§ November 9th, 2009 § Filed under Uncategorized Comments Off on Suddenly…SHIRTLESS BATMAN SWORDFIGHT!

Still going through my disc-by-disc viewing of Batman: The Animated Series…just finished watching the initial Ra’s al Ghul two-parter written by the villain’s co-creator Denny O’Neil. It was quite the globe-trotting adventure, tightly plotted and very exciting, and, yes, it ends with shirtless Batman and an equally shirtless Ra’s battling it out in a manly-man swordfight while the fate of the world hangs in the balance. Now that’s a Batman story.

Especially nice is the vocal work of David Warner as Ra’s. The way he intones the word “Detective” (being Ra’s…Ra’s’s?…preferred name for Batman) contains so much. It sounds like an offering of respect for Batman, while at the same time sounding like a challenge. So nicely done.

At the same time, I’m still slowly going through the Ruby Spears Superman cartoons…it certainly says something about the quality of the cartoons, I think, that I put aside the Superman disc to watch through most of the Batman disc once it showed up in the mail. Now that I’ve watched a few more episodes, my opinion of the series is a little higher…the animation is passable, though the storytelling is still on the level of “ah, it’s just for kids…this is good enough.” And the situations are occasionally so out there that they’re almost surreal, like this one episode where Luthor buys the Great Wall of China. Well, sure, why not…wait what?

Yes, he put the LexCorp logo on the Great Wall of…well, the Great Wall of Lex, I guess. Oh, and also in this episode, Lois and Clark are in China to get the exclusive story on Lex’s deal, and at one point Clark is late to meet up with Lois because he’s off buying Disco Mozart tapes. “Disco Mozart tapes,” is what I said. I’m hoping this is part of Superman’s bizarre self-loathing secret identity protection scheme in that by buying disco music in 1988, he thus reinforces Clark’s apparent lack of coolness and with-it-ness. Or maybe Supes really does just like classical music done to a disco beat. Who can tell with extraterrestrials?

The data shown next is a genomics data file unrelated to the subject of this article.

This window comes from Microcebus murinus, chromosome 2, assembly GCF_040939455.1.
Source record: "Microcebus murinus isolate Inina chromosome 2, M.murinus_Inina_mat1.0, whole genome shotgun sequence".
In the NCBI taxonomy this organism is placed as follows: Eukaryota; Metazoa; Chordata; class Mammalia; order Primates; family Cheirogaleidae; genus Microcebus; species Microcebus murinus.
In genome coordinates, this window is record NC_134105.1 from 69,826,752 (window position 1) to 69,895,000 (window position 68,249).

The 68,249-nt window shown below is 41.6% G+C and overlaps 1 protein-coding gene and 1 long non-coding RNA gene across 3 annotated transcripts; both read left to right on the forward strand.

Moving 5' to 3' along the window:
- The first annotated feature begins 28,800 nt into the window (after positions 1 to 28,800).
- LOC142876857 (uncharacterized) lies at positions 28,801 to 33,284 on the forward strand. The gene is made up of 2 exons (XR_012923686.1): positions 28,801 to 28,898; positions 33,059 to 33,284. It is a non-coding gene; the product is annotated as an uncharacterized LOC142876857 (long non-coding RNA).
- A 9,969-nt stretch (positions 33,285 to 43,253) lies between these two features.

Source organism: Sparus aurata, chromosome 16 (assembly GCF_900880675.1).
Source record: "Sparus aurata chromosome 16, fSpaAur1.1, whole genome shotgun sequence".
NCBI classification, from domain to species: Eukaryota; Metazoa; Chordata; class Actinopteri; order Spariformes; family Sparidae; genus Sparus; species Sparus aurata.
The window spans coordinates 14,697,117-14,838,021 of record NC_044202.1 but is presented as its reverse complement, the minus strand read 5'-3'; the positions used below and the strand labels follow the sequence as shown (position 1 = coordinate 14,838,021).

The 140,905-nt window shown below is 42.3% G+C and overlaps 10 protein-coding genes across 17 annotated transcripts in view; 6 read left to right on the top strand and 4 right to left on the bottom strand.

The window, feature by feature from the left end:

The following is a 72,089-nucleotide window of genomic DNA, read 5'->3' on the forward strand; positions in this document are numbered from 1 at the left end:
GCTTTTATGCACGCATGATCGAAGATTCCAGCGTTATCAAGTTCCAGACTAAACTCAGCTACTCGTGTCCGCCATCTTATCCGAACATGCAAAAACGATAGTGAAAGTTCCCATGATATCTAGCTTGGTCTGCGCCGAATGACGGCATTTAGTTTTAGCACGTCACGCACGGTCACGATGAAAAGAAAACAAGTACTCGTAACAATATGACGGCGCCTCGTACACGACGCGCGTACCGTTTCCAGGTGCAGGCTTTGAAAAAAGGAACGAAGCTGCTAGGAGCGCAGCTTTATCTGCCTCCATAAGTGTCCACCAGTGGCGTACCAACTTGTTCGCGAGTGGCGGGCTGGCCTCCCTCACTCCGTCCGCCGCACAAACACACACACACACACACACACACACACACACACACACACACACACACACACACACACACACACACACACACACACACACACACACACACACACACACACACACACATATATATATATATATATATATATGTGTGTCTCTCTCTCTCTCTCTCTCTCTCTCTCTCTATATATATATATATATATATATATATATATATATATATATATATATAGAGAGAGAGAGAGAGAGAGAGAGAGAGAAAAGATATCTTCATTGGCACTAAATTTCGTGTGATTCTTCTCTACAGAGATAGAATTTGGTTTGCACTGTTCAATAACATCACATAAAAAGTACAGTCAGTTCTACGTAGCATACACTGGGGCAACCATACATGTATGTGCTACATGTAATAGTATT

Anyway, I think I came into this series with decades-old high hopes, ever since reading about the involvement of Marv Wolfman and Gil Kane in that long-ago issue of Comics Scene. And hey, Jim Woodring worked on the series as a storyboarder/design supervisor. Yes, that Jim Woodring. And there are several other names I recognize from the world of comics as well (like Rick Hoberg and Adrian Gonzales).

One thing I haven’t mentioned is that each episode ends with a short second feature, presenting the adventures of young Clark Kent back in Smallville. These have been pretty good, covering Clark’s adoption, going shopping with Ma, being babysat (long before this story), and so on. That shopping episode does effectively demonstrate that trying to raise a super-powered baby would be an enormous pain in the ass, so at least these cartoons have an educational element to them.

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